That Easter outreach that no one came to? That prayer meeting that was empty? Pretty much no congregation member examines themselves to see if they could have done more. The automatically blame it on the leadership. Because it is apparently the pastor/pastor’s wife’s responsibility to do all the preparation, all the networking, all the inviting. While the congregants are responsible for coming and consuming with nothing in mind but what’s in store for them.

5. Your pastor is under-payed and over-worked.

Your pastor (and his wife who, btw, doesn’t get paid for her contribution to the church) works 40+ hours a week, is never truly able to clock out, and has a rather extensive job description. I can’t tell you how many vacations or family days have been interrupted by a church member sending a long, rambling, mean text to my father. Or being called to the hospital because of a sick parishioner. Or dealing with the fallout of members who hurled accusations and criticisms at the leadership or just straight up quit the church altogether. Not to mention the fact that the pastor of your average church is responsible for building and property maintenance, event planning, scheduling, fundraising, counseling, etc… Pastors are professional multi-taskers because in most cases they’re doing all these different jobs when most others usually just have one job. (Mega churches are a different story, but they’re the exception; not the rule.) Let’s not forget the fact that your pastor’s wife is right there working with your pastor so, often, it’s two people receiving the income of one person. Furthermore, I’ve watched pastors take pay cut after pay cut because the church offering income is abysmal and, well, what else are they going to do? Close down the church? Stop paying the church’s bills? I’ve also watched church members be totally fine with putting their pastors in houses that should be condemned – it simply doesn’t bother them because it doesn’t affect them. But it should.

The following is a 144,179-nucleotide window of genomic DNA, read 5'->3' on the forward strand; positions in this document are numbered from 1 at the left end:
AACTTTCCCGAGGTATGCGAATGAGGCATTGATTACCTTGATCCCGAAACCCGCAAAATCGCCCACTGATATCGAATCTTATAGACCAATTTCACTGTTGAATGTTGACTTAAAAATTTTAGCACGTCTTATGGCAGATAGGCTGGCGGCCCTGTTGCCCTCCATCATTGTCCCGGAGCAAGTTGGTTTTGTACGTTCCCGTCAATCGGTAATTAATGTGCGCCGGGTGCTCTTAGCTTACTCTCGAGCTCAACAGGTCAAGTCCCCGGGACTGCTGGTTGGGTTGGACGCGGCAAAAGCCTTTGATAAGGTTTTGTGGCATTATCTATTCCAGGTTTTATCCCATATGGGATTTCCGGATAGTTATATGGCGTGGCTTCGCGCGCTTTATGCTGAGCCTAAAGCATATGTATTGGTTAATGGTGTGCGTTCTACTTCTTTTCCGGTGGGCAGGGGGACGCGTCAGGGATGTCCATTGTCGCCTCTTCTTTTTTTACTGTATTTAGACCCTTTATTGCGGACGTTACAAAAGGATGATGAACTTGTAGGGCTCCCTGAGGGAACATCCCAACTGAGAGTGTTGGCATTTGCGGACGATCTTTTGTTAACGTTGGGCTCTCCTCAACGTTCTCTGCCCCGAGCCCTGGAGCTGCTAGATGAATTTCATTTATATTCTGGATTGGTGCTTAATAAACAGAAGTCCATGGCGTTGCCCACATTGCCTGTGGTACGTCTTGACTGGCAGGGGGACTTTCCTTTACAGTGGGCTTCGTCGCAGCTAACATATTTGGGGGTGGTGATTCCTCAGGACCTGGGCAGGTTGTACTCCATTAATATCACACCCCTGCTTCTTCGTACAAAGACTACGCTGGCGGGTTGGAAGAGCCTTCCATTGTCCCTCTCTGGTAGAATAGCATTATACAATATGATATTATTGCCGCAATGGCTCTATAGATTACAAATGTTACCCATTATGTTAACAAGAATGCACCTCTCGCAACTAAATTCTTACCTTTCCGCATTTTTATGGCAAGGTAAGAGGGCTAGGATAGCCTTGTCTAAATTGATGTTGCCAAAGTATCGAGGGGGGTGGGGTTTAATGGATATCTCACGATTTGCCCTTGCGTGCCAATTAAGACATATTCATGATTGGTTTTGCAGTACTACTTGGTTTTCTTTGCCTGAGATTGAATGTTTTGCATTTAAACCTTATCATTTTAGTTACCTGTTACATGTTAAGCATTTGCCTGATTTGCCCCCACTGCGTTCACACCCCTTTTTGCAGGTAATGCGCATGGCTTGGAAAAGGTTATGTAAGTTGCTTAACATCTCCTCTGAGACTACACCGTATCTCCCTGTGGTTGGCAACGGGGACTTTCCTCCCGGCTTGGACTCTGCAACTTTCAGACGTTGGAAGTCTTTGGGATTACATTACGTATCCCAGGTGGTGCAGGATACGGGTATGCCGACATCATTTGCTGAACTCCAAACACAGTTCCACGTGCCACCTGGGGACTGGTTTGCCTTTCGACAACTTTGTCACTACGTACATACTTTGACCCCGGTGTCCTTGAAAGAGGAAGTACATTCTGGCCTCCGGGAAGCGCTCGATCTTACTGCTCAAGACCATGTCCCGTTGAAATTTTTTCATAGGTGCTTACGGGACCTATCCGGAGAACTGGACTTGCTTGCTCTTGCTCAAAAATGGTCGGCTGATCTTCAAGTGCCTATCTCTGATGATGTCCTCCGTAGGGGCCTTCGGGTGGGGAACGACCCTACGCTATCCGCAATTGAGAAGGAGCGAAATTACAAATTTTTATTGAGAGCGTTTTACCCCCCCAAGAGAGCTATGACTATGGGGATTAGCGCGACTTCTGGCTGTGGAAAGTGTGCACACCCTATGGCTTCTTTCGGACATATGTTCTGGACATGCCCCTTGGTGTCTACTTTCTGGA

6. Your pastor’s kids are invisible.

Endless Sundays can go by without a single member of my church stopping to have a conversation with PKs. They also rarely receive honor or credit on birthdays/anniversaries/etc… despite the fact that we’re usually right next to our parents teaming up with them and following their lead. Despite the fact most church members don’t bother to develop a relationship with their PK’s, they don’t hesitate to criticize or accuse them should something arise. They also don’t hesitate to criticize their PK’s parents… to their face. PK’s also have a constant responsibility to carry the vision the Lord has given their parents for the church even if no one else does. They’re under constant scrutiny even while being completely invisible. They’re excluded from parties because other kids are afraid they’ll cramp their style. Because who wants to curse or make dirty jokes in front of the PK?

7. Your pastor is your biggest supporter.

In spite of how poorly your pastor is treated by some, they are more FOR your spiritual wellbeing than anyone else on this planet. Your pastor prays for you daily. His entire job is centered around you. He makes decisions based on you. Despite the fact that you don’t give him a second thought unless it’s Sunday or there’s something to be criticized. (Note: Maybe you yourself haven’t treated your pastor poorly, but it’s highly likely there’s someone in your church who’s treating your pastor like this. There’s always at least one. And where there’s one who’s allowed to speak their poison, there will soon be more. Knowing this, you have the responsibility and the Biblical mandate to shut down anyone who tries to sow division through accusations, complaining, criticism, dishonor, or a lack of submission.)